Ho Seng Lee Construction Pte Ltd v Nian Chuan Construction Pte Ltd

JurisdictionSingapore
Judgment Date21 September 2001
Date21 September 2001
Docket NumberSuit No 151 of 2000
CourtHigh Court (Singapore)
Ho Seng Lee Construction Pte Ltd
Plaintiff
and
Nian Chuan Construction Pte Ltd
Defendant

[2001] SGHC 274

Judith Prakash J

Suit No 151 of 2000

High Court

Contract–Mistake–Common mistake–Lease of metal-forms for use in construction projects–Quantity of metal-forms less than agreed quantity–Whether subject matter of agreement radically or essentially different from subject matter which contracting parties believed to exist at time agreement executed–Contract–Mistake–Unilateral mistake–Lease of metal-forms for use in construction projects–Quantity of metal-forms less than agreed quantity–Whether one contracting party knew other party to be mistaken as to quantity of metal-forms on-site

The plaintiff (“HSL”) agreed to lease metal-forms to the defendant (“NC”) for the latter's use at certain construction projects. However, the quantities of metal-forms actually leased did not tally with the quantities stated in the agreements.

When NC failed to pay the rental moneys, HSL commenced proceedings. NC argued that the agreements were vitiated by common or unilateral mistake as to the subject matter of the agreements, and as to the quantities of metal-forms actually leased respectively.

Held, granting the plaintiff's claim:

(1) Although the actual quantities of metal-forms leased did not tally with that in the agreements, it did not mean that NC was absolved of its contractual liability to pay the rental moneys in respect of the contractually stated quantities. Whether it could do so depended on whether the agreements were vitiated by mistake: at [68].

(2) There was no common mistake by the parties. The subject matter of the agreements was the lease of metal-forms, and the mistake pleaded related only to the quantities actually leased. Although the quantities actually leased were less than that agreed on, they were more than sufficient for NC to perform its work. Notwithstanding the shortfall, the subject matter of the agreements was not essentially and radically different from that which both believed to exist at the time the contract was executed: at [80].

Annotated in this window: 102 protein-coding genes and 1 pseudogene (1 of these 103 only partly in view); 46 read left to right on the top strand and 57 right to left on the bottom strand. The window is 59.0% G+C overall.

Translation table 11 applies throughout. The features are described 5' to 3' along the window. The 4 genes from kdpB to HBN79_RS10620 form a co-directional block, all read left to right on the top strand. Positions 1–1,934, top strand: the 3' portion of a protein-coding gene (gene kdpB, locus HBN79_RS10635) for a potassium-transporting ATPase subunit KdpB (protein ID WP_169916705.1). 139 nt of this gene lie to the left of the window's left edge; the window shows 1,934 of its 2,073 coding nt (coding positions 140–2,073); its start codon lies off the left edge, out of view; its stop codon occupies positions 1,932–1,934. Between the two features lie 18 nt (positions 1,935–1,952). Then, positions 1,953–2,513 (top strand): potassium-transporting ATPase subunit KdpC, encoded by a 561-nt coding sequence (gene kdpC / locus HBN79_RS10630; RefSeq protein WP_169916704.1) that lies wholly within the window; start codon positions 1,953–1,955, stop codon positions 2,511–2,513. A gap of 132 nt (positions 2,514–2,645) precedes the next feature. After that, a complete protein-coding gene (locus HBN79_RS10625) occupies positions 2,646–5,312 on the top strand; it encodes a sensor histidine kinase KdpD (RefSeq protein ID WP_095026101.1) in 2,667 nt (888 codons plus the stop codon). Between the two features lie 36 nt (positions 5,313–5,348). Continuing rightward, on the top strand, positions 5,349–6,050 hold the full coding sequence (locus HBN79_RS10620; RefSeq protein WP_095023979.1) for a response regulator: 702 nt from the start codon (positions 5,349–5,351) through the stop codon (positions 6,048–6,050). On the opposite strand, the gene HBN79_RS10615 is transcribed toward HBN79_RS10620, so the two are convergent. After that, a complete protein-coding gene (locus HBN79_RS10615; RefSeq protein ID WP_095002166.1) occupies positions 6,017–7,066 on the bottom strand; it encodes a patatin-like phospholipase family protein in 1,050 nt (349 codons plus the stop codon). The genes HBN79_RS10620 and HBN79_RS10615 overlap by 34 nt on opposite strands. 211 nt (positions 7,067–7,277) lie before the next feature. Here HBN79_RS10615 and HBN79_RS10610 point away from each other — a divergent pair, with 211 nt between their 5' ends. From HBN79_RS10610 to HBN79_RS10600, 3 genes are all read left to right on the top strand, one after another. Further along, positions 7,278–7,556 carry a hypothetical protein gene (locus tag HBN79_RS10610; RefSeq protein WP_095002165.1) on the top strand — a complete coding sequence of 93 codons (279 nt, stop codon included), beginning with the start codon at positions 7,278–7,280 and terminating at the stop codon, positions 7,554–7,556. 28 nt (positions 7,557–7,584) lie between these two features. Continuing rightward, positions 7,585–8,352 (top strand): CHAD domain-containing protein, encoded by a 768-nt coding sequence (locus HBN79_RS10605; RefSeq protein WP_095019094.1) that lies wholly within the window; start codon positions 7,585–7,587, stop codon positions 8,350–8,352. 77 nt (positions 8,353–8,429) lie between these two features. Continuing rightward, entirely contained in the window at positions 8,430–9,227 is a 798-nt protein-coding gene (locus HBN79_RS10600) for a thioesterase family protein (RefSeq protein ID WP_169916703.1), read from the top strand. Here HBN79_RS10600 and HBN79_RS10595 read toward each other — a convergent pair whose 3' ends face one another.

(3) There was no unilateral mistake on NC's part as it failed to show that HSL knew that it was mistaken as to the quantities actually leased. HSL itself believed that the quantities contracted for were already on-site, and it was not unreasonable for it to assume that NC had checked that the quantities tallied with that in the agreements: at [85].

(4) NC was bound by the agreements as it failed to establish that the defence of mistake was open to it: at [86].

[Observations: A contract would be void ab initio for common mistake if a mistake by both contracting parties rendered the subject matter of the contract essentially and radically different from that which both believed to exist at the time the contract was executed: at [69].

Unilateral mistake occurred when only one of the contracting parties was mistaken and the other knew, or must be taken to have known, of his mistake. The two possible legal consequences were (a) the mistaken party could elect to have the contract declared void, or (b) he could elect to enforce it on his own terms. The test as to the non-mistaken party's knowledge was an objective one based on what a reasonable person would have known in similar circumstances: at [84].]